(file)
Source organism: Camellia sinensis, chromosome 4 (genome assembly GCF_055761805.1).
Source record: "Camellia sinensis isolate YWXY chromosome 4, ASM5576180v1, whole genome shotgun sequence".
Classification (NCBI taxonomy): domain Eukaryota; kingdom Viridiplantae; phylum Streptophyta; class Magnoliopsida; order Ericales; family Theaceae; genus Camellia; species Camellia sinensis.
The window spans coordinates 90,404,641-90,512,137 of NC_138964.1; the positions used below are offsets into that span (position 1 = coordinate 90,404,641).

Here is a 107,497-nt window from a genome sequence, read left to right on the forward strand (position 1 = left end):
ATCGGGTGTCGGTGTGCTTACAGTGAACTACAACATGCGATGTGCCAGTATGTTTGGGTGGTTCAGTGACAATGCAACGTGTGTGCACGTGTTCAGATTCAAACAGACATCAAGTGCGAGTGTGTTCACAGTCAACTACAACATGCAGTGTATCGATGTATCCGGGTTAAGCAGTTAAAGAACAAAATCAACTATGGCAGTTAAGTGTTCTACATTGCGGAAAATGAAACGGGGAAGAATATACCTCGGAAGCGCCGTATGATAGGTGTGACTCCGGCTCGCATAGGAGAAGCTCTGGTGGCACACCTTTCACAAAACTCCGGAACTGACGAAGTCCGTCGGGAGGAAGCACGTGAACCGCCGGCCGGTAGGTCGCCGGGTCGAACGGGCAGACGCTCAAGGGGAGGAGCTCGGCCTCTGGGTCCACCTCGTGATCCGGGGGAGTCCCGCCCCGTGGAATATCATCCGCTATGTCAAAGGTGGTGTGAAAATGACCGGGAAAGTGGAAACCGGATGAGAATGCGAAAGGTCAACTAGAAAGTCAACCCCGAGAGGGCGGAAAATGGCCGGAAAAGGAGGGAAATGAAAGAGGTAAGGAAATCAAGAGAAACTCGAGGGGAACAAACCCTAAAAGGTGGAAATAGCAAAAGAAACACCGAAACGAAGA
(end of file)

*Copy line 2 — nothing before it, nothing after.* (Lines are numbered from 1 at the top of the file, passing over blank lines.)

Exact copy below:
Source record: "Camellia sinensis isolate YWXY chromosome 4, ASM5576180v1, whole genome shotgun sequence".